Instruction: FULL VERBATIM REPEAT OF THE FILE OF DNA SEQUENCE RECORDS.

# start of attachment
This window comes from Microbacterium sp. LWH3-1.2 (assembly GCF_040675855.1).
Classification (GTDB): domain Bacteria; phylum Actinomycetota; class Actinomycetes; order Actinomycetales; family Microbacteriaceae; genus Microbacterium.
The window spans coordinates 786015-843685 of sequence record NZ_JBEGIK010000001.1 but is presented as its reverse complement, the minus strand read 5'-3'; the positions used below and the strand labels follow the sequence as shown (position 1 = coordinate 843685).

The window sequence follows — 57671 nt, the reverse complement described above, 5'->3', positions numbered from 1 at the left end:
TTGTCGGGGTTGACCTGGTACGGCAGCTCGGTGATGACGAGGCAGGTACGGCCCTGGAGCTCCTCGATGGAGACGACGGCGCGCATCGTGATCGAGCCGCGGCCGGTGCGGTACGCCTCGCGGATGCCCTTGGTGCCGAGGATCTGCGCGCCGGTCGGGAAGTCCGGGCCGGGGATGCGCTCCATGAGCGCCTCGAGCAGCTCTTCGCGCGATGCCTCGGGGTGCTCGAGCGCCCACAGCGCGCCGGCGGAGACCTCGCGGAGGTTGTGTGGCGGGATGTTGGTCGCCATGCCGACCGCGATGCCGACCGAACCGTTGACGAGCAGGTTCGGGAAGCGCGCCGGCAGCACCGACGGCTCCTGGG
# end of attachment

This window comes from Microbacterium sp. LWH3-1.2 (assembly GCF_040675855.1).
Classification (GTDB): domain Bacteria; phylum Actinomycetota; class Actinomycetes; order Actinomycetales; family Microbacteriaceae; genus Microbacterium.
The window spans coordinates 786015-843685 of sequence record NZ_JBEGIK010000001.1 but is presented as its reverse complement, the minus strand read 5'-3'; the positions used below and the strand labels follow the sequence as shown (position 1 = coordinate 843685).

The window sequence follows — 57671 nt, the reverse complement described above, 5'->3', positions numbered from 1 at the left end:
TTGTCGGGGTTGACCTGGTACGGCAGCTCGGTGATGACGAGGCAGGTACGGCCCTGGAGCTCCTCGATGGAGACGACGGCGCGCATCGTGATCGAGCCGCGGCCGGTGCGGTACGCCTCGCGGATGCCCTTGGTGCCGAGGATCTGCGCGCCGGTCGGGAAGTCCGGGCCGGGGATGCGCTCCATGAGCGCCTCGAGCAGCTCTTCGCGCGATGCCTCGGGGTGCTCGAGCGCCCACAGCGCGCCGGCGGAGACCTCGCGGAGGTTGTGTGGCGGGATGTTGGTCGCCATGCCGACCGCGATGCCGACCGAACCGTTGACGAGCAGGTTCGGGAAGCGCGCCGGCAGCACCGACGGCTCCTGGG